Trump’s Attacks on Mueller Bear Striking Similarity to First Special Prosecution in U.S. History

Is there nothing new under the sun? What if we told you that President Donald Trump‘s approach to Special Counsel Robert Mueller and the Russia investigation was something right out of the Ulysses S. Grant playbook?

Grant, the 18th president of the United States and Union Army general in the Abraham Lincoln years, responded to the first special prosecution in U.S. history in a remarkably familiar way, even if the origins of the probe were different.

The “Whiskey Ring Scandal,” as history tells us, resulted in the appointment of the first special prosecutor, John B. Henderson. One key difference between then and now is that Grant actually appointed Henderson so as to appear impartial and expressed his confidence in the investigation, regardless of where it led. That changed, however, when the investigation started to hit closer to home.

The National Archives say that GOP operatives formed the Whiskey Ring in 1871 to “raise funds for political campaigns in Missouri and other western states” when Grant’s reelection appeared to be in doubt. Grant had his Supervisor of Internal Revenue Gen. John McDonald solve the problem, and what ensured was “[i]llicit whiskey money [beginning] to fill campaign stores and finance partisan newspapers to print articles favorable to the Grant administration.”

Huh? Collusion/payoffs/use of the press for the purpose of influencing the election? Hmm.

Per the National Archives, on the scheme:

Complex in detail, but simple in design, the ring made money by selling more whiskey than it reported to the Treasury Department. Its success required collusion at every point of the production, distribution, and taxation process. To pull it off, ring leaders recruited, impressed, and blackmailed distillers, rectifiers, gaugers, storekeepers, revenue agents, and Treasury clerks into the operation. They split the seventy-cents-a-gallon tax money they had stolen a number of ways. U.S. Attorney David P. Dyer, the man who would one day prosecute the whiskey thieves, later explained the arrangements of the ring to congressional investigators:

“They kept an account at the distillers of all the illicit whisky that was made, and the gaugers and store-keepers were paid from one to two dollars for each barrel that was turned out . . . and every Saturday reported to the collector of the ring the amount of crooked whisky, and either the distiller or the gauger paid the money over as the case might be. The arrangement between distiller and rectifier was that thirty-five cents . . . was divided between him and the rectifier. That division was made by the distiller selling crooked whisky . . . at seventeen cents a gallon less than the market-price. That is how the rectifier got his share of the amount retained by the distiller. The amount paid to the officers was on each Saturday evening taken to the office of the supervisor of internal revenue and there divided . . . and distributed among them.”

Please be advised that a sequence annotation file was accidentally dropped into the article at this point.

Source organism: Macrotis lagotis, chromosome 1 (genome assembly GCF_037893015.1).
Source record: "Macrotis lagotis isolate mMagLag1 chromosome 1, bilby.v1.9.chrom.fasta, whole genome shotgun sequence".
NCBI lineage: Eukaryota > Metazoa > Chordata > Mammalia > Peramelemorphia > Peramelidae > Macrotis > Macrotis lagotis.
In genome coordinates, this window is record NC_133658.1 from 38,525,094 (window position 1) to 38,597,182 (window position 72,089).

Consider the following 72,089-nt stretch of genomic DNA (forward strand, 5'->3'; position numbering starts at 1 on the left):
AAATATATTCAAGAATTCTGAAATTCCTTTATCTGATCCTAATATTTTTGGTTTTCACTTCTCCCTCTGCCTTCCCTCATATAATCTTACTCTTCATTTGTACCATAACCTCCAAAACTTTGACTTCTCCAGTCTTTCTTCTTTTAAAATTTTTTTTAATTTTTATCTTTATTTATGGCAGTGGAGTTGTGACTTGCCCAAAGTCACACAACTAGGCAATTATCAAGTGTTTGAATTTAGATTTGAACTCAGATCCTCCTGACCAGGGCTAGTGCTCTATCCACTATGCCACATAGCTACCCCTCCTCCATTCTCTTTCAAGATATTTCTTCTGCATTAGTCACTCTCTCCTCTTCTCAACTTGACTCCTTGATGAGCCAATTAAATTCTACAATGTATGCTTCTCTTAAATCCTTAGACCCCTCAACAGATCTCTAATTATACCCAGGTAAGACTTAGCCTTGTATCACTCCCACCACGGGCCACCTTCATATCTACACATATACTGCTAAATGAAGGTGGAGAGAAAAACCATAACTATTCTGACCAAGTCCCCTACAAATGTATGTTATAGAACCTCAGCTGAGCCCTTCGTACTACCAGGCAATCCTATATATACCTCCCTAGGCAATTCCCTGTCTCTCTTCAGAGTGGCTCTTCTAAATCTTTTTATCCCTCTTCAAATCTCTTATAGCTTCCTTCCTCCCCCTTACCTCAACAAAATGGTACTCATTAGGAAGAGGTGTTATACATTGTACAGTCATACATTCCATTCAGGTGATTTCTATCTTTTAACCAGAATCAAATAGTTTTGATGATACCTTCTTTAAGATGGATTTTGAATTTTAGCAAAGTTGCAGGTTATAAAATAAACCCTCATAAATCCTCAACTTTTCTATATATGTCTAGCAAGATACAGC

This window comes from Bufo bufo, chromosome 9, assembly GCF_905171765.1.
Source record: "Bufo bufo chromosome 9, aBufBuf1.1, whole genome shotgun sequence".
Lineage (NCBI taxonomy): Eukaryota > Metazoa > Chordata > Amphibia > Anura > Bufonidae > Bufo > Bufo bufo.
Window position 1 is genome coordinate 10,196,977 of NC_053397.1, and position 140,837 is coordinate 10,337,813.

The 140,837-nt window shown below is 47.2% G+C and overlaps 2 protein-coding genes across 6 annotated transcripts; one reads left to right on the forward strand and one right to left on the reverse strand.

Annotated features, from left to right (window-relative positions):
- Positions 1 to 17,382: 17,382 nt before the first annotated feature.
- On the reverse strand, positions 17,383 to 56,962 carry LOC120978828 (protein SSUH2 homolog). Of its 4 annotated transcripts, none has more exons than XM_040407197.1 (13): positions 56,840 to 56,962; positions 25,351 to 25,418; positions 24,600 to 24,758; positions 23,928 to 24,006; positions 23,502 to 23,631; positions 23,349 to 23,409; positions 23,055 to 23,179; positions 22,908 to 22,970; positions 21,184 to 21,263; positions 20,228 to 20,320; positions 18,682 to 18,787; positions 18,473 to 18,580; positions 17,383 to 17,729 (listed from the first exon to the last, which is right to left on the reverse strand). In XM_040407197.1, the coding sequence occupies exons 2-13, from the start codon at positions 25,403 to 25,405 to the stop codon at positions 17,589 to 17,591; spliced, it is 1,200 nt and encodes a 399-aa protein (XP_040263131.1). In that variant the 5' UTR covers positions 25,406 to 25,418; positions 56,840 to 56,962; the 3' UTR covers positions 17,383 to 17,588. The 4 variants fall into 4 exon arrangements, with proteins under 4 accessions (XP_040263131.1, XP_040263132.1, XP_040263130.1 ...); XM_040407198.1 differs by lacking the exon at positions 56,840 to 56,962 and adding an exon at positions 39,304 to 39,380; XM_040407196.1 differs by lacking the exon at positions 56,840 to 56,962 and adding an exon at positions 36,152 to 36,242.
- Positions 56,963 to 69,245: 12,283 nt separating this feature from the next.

When Grant appointed Benjamin Bristow as the Secretary of the Treasury in 1874, he actually appointed a man with a mind to reform. In particular, Bristow wanted to expose the Whiskey Ring and put pressure on both Grant and his officials to do something about them.

Bristow made the destruction of the whiskey rings (rings for the scheme operated in a number of different cities) his personal and political crusade, but early efforts to unravel the corruption failed. He later recounted, “Although I did receive further evidences of the existence of combination and conspiracies to defraud the Government, in which there was reason to believe that certain officers of the Government were participants, I still was unable through the medium of the Internal Revenue office to a get hold of a thread by which we could be enabled to follow it to the end.”

Bristow dug deeper and accused Grant’s private secretary Gen. Orville E. Babcock of being behind the conspiracy  — “The law, in the form of Bristow, was now at Grant’s door, poised to apprehend the President’s closest and most trusted aide— if not the President himself.” Does this remind anyone of Michael Cohen?

Lawfare editor Benjamin Wittes pointed out some other striking historical facts: When his authority was questioned, Grant orchestrated the firing of special prosecutor Henderson (Henderson was replaced by James Broadhead); Grant made sure that his sons were immune; he “railed against flipping witnesses”; Bristow, both punching bag and reformer, resigned.

Grant actually volunteered to testify at trial in the probe. Although Babcock was acquitted in the Whiskey Ring Scandal, he did resign from his post. Nonetheless, more than 200 people were indicted and more than 100 people were convicted. Millions of tax dollars were recovered by the government. One description of Grant’s legacy post-scandal was also jarring:

Though Grant himself never betrayed his reputation for honesty, his legacy as president was marred by the corruption of his associates, appointees and trusted friends—as the saga of the Whiskey Ring Scandal clearly demonstrates.

[Image via Saul Loeb/AFP/Getty Images]

Matt Naham is managing editor of Law&Crime. He formerly worked as news editor and weekend editor at Rare.

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